For those who do stick around, "no excuses" gives them the privilege of working like a dog during a school day that runs from 7:30 a.m. to 5 p.m. In one Boston school, they're expected to be reachable by phone if students need help with their two hours of homework every evening, Wilson wrote.

Even Wilson admits that's a heroic effort that's not sustainable, though he says higher starting pay for teachers would help. Officials can do that by increasing classroom size because "there is no empirical evidence" that students benefit from smaller classes.

While it's unclear how empirical that evidence should be, it is clear from study after study that smaller classes do improve students achievement. Do "no excuses" schools show greater improvement? Like so many things in the public versus charter debate, there's no clear answer.

Yes, we can learn from successful charters. MATCH, with two hours of daily mandatory tutoring for all students, probably gets it closer to right than the classic "no excuses" model that virtually guarantees teacher burnout.

But to point to "no excuses" - or any other charter school philosophy - as the answer without closely examining how and if it really works will serve only to create more "islands of excellence" for a few that leave too many of the rest of the students flailing about in the open seas.

Similar Posts:

5 Comments »

  • Leslie K. said:

    I know that friends of mine who have taught within the parameters set up by these schools are doing what they believe they are supposed to do as teachers, rather than just swatting flies and taking up space.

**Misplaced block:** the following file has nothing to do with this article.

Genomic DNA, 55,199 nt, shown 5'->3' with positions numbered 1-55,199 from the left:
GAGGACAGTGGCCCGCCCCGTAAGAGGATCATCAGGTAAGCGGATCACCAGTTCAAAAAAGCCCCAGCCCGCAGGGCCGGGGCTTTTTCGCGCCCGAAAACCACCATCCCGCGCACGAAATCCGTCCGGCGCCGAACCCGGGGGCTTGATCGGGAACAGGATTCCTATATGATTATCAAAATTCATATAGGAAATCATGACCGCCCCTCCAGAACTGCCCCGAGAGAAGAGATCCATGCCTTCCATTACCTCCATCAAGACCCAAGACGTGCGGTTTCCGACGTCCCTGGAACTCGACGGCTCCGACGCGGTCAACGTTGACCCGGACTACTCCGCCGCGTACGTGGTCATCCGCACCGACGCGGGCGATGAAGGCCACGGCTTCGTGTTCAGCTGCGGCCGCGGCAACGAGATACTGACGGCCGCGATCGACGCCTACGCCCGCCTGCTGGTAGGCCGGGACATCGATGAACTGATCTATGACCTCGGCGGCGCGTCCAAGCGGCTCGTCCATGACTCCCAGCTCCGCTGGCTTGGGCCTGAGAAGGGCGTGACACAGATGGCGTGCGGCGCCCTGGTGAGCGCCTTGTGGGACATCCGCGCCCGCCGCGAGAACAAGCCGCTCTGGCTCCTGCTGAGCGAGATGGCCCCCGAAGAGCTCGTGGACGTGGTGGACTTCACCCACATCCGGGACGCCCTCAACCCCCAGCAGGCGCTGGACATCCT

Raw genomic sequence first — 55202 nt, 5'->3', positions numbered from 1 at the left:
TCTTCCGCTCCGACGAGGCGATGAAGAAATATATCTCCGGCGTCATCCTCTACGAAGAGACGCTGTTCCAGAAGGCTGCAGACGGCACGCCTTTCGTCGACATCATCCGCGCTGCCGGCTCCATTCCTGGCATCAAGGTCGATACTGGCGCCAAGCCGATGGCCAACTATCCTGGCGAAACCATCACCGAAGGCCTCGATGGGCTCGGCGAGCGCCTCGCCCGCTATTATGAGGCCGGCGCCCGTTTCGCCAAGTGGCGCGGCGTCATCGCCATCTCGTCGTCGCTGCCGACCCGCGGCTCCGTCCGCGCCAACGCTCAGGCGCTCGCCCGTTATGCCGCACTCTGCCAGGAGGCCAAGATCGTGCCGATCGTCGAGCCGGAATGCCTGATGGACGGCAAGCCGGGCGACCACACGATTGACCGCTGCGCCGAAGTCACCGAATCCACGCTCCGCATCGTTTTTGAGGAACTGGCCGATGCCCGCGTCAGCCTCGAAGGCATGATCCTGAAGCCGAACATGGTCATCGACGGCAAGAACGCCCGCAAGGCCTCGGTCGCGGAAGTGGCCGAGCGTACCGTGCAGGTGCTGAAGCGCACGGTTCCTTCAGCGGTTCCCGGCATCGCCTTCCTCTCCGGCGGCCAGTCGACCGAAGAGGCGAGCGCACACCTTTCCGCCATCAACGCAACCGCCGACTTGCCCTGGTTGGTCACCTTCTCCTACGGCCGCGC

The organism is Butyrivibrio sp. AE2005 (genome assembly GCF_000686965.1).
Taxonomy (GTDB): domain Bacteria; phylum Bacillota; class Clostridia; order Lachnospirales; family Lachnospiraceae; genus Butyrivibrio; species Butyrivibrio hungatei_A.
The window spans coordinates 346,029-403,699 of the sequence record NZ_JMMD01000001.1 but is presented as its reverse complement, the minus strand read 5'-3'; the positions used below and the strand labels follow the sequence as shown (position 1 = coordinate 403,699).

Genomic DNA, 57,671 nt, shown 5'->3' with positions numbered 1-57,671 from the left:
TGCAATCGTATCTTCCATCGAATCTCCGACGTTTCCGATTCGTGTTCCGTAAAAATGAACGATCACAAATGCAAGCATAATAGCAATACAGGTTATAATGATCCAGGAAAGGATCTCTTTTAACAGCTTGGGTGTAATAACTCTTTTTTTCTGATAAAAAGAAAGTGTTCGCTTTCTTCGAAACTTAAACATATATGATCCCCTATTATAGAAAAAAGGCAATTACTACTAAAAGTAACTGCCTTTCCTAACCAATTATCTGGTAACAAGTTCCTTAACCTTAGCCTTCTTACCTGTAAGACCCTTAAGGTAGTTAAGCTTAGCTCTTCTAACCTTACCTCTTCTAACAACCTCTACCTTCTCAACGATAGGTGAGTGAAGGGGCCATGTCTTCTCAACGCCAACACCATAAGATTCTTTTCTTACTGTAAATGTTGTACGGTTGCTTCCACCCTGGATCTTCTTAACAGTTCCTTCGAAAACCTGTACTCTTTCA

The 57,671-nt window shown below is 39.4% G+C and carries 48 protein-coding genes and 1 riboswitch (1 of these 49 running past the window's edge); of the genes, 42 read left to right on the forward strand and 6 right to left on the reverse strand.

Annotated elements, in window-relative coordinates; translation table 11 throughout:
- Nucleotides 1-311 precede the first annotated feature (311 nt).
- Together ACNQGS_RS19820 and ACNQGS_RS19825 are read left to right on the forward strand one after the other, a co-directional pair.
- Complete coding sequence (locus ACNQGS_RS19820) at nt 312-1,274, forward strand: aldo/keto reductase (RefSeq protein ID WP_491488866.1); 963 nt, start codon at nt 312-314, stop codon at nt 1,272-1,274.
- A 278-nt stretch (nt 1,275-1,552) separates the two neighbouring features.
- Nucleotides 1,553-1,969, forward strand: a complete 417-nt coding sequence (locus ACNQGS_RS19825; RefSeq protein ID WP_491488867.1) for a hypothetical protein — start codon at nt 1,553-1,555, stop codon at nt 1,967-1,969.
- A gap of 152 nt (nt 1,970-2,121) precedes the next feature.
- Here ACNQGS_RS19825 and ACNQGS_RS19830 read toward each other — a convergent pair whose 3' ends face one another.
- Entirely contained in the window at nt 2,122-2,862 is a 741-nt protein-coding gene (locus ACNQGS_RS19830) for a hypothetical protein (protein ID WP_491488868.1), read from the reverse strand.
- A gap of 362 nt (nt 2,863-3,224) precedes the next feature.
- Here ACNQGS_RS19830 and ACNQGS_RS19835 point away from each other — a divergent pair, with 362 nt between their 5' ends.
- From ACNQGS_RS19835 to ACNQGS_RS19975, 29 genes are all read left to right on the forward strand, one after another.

• Mike G said:

    Good post.

    I’m an administrator at MATCH School. I’d like to add an observation.

    I think we, like many No Excuses schools, do attract unusually gifted teachers. But I think it’s a case of “enlarging the talent pool.”

    Many of the people we attract simply do not want to be lifetime teachers. This is true of many talented folks from many sectors: they do not want any one career.

    Instead, we welcome talented people who basically say “I’ll give the kids everything I have for perhaps 5 years. Then I’m gone. It’s not burnout. It’s that I simply don’t want to teach 9th grade algebra my whole life. Is that of interest to your school?”

    No Excuses schools say yes (in a million different ways). Traditional schools say “Whatever.”

    We lost 2 teachers last year. They went in your direction – one to Stanford MBA, one to Berkeley Law. I’m don’t think they were burned out. I bet they work just as many hours, if not more, in their next jobs.

    But if we want to attract more of these folks, we need compensation like what DC Superintendent Michelle Rhee proposes: 60k to 70k base, and up to 60k in bonus based on student gains from September to June.

  • Debra said:

    Interesting comments, Mike. I could live with five years in the classroom. The two years Mr. Wilson suggested barely seems long enough to learn the job – and no matter how well college prepares a student academically, there’s still a real-world learning curve in any profession, except for the most profoundly talented.

    So how do school systems get to the base pay level Rhee is proposing, because it looks like her plan relies partly on private funding, at least in the early years. Is it eliminating class-size reductions popular in many states, as Wilson says, the answer? How does this level of base pay become sustainable on a national level when the current national average is around $47,000?